Short Takes: Mockingjay Part 1, Whiplash, Force Majeure & more

Hunger Games Mockingjay

The Hunger Games: Mockingjay Part 1 – The premiere dystopian young adult franchise continues its gradual steps forward in quality in this third installment, which is slightly more above average than the second.  In Mockingjay Part 1, Katniss (Jennifer Lawrence) is at the center of a propaganda machine for a rebel group attempting to overthrow the sinister, Donald Sutherland-led central government.

This set-up, whether intentional or not, makes this third Hunger Games at times feel like a commentary on franchise filmmaking.  The rebellion’s leaders critique Katniss’ blank, disinterested performance in the propaganda in the same way Lawrence was picked apart for her apathy in the first film (to her credit she has vastly stepped up her game since then).  That’s the most interesting thing about Mockingjay, aside from seeing Philip Seymour Hoffman and Julianne Moore share the screen as those scheming rebel leaders.  Director Francis Lawrence choreographs the uprising with just enough ferocity to make it resonate while still restraining it enough for a PG-13 rating.  Grade: C+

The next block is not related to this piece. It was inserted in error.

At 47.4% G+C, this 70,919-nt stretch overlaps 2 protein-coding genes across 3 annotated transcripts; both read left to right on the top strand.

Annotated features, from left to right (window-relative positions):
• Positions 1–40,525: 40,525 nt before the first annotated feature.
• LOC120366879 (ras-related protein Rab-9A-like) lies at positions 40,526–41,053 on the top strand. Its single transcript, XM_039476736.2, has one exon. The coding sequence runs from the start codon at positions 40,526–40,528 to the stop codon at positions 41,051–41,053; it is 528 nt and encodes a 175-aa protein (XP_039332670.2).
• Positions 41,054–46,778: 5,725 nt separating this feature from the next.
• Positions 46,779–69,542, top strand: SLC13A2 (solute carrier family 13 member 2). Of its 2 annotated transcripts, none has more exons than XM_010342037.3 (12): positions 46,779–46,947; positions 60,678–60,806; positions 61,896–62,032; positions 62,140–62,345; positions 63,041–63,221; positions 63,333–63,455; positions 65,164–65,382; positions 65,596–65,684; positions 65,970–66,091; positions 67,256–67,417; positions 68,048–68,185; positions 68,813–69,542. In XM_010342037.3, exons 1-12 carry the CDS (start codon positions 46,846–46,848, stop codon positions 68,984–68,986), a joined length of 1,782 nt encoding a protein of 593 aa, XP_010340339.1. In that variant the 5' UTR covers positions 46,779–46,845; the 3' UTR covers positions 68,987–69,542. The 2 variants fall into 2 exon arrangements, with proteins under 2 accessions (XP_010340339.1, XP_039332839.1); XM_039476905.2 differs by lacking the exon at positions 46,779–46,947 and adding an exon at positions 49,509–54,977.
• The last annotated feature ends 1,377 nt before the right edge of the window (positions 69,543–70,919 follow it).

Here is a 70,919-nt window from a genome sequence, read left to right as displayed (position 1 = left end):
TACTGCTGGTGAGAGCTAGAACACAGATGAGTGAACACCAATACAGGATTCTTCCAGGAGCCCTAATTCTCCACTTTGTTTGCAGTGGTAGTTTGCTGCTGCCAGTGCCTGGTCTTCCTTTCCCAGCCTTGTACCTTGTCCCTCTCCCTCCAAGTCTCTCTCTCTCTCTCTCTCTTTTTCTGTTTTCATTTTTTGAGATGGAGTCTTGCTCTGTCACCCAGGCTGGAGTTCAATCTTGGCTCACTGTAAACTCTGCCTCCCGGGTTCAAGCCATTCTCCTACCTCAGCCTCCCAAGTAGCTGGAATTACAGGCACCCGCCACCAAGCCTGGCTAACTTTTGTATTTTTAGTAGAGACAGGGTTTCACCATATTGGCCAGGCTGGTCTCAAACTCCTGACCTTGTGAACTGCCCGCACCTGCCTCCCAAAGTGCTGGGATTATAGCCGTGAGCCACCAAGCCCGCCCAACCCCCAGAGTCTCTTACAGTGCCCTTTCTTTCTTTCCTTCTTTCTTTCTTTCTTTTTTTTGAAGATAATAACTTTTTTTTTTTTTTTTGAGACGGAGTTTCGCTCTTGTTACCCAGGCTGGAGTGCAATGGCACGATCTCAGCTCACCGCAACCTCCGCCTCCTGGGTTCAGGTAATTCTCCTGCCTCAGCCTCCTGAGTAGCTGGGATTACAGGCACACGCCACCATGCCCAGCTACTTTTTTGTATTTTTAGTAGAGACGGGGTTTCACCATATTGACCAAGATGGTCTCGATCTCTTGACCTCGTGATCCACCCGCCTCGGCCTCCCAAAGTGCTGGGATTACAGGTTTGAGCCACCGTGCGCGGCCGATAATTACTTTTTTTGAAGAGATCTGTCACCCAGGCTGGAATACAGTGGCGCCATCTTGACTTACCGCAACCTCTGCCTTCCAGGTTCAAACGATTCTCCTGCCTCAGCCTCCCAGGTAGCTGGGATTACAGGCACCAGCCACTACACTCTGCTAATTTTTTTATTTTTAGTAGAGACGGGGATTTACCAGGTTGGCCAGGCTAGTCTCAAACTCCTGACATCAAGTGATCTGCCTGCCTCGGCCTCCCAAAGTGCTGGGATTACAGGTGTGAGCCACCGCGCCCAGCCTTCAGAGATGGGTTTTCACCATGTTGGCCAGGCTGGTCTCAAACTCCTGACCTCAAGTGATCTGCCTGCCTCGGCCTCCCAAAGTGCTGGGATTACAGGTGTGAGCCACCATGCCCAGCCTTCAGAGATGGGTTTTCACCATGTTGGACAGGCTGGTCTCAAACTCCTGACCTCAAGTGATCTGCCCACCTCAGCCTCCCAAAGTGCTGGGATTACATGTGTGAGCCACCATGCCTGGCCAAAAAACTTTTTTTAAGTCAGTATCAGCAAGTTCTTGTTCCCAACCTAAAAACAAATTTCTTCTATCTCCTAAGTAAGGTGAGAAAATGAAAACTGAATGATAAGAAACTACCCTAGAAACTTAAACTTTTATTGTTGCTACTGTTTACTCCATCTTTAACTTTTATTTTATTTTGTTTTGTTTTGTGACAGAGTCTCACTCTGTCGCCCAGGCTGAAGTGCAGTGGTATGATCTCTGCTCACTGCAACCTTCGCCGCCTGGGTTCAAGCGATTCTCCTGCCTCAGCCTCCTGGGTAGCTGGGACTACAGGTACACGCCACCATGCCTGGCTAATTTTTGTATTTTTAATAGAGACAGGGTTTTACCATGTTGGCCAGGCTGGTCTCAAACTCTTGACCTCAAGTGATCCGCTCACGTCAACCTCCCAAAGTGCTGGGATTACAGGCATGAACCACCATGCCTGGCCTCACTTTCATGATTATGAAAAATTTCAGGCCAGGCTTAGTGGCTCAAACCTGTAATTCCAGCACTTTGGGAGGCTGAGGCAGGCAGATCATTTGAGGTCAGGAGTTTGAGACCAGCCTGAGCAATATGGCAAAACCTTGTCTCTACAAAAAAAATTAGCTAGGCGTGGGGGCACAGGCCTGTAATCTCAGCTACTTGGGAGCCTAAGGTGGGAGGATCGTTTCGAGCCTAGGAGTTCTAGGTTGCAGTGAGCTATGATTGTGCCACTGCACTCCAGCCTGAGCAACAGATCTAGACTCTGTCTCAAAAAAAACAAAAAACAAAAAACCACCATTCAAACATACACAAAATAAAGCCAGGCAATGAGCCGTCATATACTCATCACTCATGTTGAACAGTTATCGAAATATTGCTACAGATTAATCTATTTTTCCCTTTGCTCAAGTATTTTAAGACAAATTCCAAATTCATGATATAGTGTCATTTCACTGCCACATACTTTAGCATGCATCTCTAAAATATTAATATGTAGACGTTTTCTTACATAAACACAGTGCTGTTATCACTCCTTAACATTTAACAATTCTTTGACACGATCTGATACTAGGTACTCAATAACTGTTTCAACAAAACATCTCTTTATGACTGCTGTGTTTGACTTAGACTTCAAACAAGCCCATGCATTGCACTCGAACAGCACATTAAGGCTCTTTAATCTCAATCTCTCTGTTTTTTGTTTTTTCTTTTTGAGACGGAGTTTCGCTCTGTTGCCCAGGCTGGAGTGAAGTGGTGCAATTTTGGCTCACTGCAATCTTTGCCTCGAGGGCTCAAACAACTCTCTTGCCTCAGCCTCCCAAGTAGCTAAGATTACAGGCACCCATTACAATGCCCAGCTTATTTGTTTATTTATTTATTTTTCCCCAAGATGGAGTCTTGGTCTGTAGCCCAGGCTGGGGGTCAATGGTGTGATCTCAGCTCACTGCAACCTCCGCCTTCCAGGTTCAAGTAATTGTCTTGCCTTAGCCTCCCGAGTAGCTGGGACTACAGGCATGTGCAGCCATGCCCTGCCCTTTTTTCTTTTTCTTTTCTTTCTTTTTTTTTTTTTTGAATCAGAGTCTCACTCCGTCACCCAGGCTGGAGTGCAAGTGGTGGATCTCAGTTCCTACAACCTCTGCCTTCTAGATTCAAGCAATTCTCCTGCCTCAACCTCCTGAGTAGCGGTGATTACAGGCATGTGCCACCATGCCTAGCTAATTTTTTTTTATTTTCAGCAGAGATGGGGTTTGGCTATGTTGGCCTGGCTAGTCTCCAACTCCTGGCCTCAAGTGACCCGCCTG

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ARCHIVE REVIEW: The Ladykillers

Image courtesy of IMDB

The Ladykillers
Directed by: Joel Coen
Written by: Joel & Ethan Coen (screenplay), William Rose (the original screenplay)
Starring: Tom Hanks, Irma P. Hall, Marlon Wayans, and J.K. Simmons

Adapting one of the most British films of all time for an American audience is no easy task.  Film makers Joel and Ethan Coen attempt the feat here, succeeding sometimes and falling short the rest of it.

The original film was based in post WW II Britain and centered on a group of criminals from different walks of life robbing a bank and hiding out in the home of a suspicious and nosy old woman.  The caper ultimately fails, ending with the fatalistic death of all of the criminals.

In this new 21st century version, there are still a group of different criminals planning a heist, but it’s now in hurricane-devastated Mississippi.  The American melting pot also applies to the criminals, as they all are extremely different.

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